UTA's New Frontrunner South and Bus Stations Safety Extends from the Rails to the Roof with Snow Retention by TRA Snow and Sun

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Utah Transit Authority's focus on safety includes snow retention by TRA Snow and Sun, protecting passengers not only at crossings but also from any falling snow or ice at new Frontrunner South commuter rail line and bus stations.

snow retention

Provo Station

Commuters came and went with no concern for the risk of dangerous snow and ice falling on their heads

Utah's new Frontrunner South commuter rail expansion, or Route 750, which began service December 10, 2013, was designed with safety in mind. To protect the expected 6800 passengers boarding and leaving this new route in one of the fastest growing states in the nation, UTA ran test trains at various speeds up to 78 m.p.h. for more than 3 months, conducted extensive safety walk-throughs, erected billboards regarding safety in strategic locations and offered comprehensive public safety campaigns. What most passengers don't realize is that this focus on safety also extends to safety precautions in the design of their new stations. The danger is not from the train or other vehicles but from Mother Nature herself.

Within two weeks of opening their seven new stations from Salt Lake City to Provo, an average of 14 inches of new snow had fallen along its 44 mile path and 7800 passengers had boarded the Frontrunner South train. As snow and ice built up on the roads, more than 500 car crashes were attributed to the difficult conditions. Snow melted into water, ran down roofs and filled gutters with ice, creating hazards when it threatened to crash off of homes and businesses. But commuters came and went with no concern for the risk of dangerous snow and ice falling on their heads as they passed from platform to train car.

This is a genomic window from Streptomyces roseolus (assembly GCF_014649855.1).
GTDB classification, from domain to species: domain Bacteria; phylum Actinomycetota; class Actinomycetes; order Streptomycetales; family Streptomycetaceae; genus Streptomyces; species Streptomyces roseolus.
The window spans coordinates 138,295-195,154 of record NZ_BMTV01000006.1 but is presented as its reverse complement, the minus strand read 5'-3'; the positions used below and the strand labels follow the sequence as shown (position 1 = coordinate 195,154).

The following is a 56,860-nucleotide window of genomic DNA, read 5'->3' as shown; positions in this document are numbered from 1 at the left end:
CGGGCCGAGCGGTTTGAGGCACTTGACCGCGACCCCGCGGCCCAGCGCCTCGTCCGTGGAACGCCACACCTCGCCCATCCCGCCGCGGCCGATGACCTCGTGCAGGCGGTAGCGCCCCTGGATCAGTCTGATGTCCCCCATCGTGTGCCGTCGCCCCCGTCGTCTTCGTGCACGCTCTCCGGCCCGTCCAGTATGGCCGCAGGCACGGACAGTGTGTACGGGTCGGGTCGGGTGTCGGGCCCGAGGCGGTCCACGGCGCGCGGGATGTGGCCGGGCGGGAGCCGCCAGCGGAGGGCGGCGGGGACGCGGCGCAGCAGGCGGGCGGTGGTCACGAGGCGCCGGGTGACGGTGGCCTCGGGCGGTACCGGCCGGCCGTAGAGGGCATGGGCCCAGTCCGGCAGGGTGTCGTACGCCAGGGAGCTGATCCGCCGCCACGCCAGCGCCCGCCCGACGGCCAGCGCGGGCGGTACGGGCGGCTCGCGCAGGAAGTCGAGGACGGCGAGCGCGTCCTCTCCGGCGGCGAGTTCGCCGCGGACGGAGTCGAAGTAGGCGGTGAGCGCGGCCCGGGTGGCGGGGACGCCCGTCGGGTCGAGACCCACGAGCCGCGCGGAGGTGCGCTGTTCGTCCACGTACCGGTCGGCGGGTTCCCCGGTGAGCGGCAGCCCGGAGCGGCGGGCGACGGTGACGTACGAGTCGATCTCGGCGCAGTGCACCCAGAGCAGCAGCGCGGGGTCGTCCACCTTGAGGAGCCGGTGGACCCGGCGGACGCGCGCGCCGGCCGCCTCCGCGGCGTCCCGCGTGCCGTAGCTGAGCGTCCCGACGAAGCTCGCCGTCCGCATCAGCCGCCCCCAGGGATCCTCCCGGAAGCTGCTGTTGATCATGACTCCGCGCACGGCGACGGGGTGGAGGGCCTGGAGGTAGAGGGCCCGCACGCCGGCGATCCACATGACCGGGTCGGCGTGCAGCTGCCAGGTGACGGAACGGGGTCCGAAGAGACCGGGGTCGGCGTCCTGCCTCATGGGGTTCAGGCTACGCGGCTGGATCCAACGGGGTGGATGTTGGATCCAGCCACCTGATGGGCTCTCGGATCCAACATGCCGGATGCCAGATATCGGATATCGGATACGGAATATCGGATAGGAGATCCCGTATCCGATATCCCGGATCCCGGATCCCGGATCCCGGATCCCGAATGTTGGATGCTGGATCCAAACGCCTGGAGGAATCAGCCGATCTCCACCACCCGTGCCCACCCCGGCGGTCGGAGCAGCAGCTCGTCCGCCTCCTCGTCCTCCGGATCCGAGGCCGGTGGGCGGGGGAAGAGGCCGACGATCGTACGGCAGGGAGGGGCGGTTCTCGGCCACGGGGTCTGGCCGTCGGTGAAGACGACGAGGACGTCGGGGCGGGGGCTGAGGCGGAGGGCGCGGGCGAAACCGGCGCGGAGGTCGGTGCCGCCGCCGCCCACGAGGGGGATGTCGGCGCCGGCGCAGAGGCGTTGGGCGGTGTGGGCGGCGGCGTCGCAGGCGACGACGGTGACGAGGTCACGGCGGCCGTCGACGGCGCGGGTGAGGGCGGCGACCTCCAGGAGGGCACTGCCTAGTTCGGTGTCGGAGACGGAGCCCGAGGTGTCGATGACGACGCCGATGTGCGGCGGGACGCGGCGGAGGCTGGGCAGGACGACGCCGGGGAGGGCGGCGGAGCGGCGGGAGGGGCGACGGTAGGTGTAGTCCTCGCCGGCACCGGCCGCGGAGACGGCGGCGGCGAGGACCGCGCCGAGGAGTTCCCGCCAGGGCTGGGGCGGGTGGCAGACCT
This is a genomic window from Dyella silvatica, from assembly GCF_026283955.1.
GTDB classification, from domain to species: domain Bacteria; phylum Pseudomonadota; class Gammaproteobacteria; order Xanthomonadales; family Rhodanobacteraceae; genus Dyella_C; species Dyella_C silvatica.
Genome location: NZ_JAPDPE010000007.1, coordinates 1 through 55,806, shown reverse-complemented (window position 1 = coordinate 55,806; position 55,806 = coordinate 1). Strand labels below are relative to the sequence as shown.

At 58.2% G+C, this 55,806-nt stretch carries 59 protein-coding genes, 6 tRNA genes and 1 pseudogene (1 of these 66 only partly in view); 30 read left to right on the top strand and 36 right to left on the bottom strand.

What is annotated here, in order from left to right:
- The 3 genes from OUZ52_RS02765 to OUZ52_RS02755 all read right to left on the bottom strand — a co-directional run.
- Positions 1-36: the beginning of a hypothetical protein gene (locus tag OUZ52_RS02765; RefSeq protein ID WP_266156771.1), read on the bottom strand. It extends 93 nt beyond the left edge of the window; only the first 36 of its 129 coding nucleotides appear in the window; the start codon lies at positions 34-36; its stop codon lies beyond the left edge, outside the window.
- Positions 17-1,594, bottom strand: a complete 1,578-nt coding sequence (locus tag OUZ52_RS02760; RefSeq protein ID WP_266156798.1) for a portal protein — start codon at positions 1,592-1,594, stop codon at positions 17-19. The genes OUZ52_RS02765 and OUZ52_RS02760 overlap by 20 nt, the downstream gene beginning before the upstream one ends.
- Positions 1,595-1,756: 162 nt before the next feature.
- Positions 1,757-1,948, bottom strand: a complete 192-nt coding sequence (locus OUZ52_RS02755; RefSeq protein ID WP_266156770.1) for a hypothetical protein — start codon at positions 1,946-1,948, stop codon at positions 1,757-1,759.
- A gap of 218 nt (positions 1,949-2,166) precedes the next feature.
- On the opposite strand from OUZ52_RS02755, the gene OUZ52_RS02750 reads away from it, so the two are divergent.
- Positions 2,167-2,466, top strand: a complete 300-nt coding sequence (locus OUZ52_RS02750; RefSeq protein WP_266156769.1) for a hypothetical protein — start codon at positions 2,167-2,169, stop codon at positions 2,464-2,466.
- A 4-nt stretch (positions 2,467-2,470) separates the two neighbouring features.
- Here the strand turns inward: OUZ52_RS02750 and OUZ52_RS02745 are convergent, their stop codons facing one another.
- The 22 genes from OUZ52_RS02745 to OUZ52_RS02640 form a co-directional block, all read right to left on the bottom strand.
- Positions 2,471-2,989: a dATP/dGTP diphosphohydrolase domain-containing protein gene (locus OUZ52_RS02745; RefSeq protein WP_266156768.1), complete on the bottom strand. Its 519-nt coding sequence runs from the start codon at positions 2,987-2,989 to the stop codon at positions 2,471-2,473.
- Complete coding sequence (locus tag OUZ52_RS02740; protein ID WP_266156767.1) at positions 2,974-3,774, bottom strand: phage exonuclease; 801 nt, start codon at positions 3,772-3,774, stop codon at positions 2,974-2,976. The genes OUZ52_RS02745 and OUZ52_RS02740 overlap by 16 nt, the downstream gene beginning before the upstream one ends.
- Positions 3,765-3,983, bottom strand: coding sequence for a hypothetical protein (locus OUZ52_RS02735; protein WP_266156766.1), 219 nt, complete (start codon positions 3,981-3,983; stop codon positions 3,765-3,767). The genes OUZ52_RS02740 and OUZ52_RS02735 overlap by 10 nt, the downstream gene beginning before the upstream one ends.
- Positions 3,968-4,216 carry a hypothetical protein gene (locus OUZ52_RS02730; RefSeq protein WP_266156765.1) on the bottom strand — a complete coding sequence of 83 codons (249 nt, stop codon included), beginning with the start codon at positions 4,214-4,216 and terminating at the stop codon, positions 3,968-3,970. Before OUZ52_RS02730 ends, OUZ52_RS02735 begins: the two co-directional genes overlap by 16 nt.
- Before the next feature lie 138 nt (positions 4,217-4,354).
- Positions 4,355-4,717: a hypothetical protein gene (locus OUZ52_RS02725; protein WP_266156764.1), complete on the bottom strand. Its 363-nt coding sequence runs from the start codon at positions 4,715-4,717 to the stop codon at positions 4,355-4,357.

In the design of the new station, PIVOT Architecture had specified a clamp on snow fence by TRA Snow and Sun, a Utah company specializing in roof snow retention devices. The snow retention devices are engineered and designed specific to each roof condition including slope of roof, snow load, and type of roofing product. At the Provo bus station a standing seam metal roof was designed with two rows of snow fence rail installed on the station roof. It protects passengers waiting for a train or leaving the station.

Clamp On Snow fences prevent people and property from being struck by snow and ice falling from the roof. Property damage and injuries, even deaths can occur when snow is not properly retained on a roof. On a residential or commercial building, snow melting slowly on a roof rather than sliding off also creates an insulation barrier, keeping the interior of the structure warmer.

Jacob Anderson engineer at TRA Snow and Sun states, "The clamp on snow fences used on the Provo Intermodal bus stations were a great match for the type of roof used but most importantly because the two-rail snow fence offered additional protection to pedestrians below. It was apparent that UTA was most interested in getting the snow retention that offered the most comprehensive protection."

UTA's website states "Safety is our #1 priority." It appears that this concern starts on the pavement but extends all the way up to the roof and protects passengers from not just dangers at ground level from Mother Nature herself.

TRA Snow and Sun, Inc., located in American Fork, Utah, offers Roof Snow Retention Devices, Solar Mounting Systems and Roof Flashing Solutions. They provide all customers, from the individual homeowner to the big developer, free engineered designs for all their systems. For more information call Jacob Anderson at TRA Snow and Sun at 800-606-8980 or visit http://www.trasnowandsun.com

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Shelby Evans

Jacob Anderson
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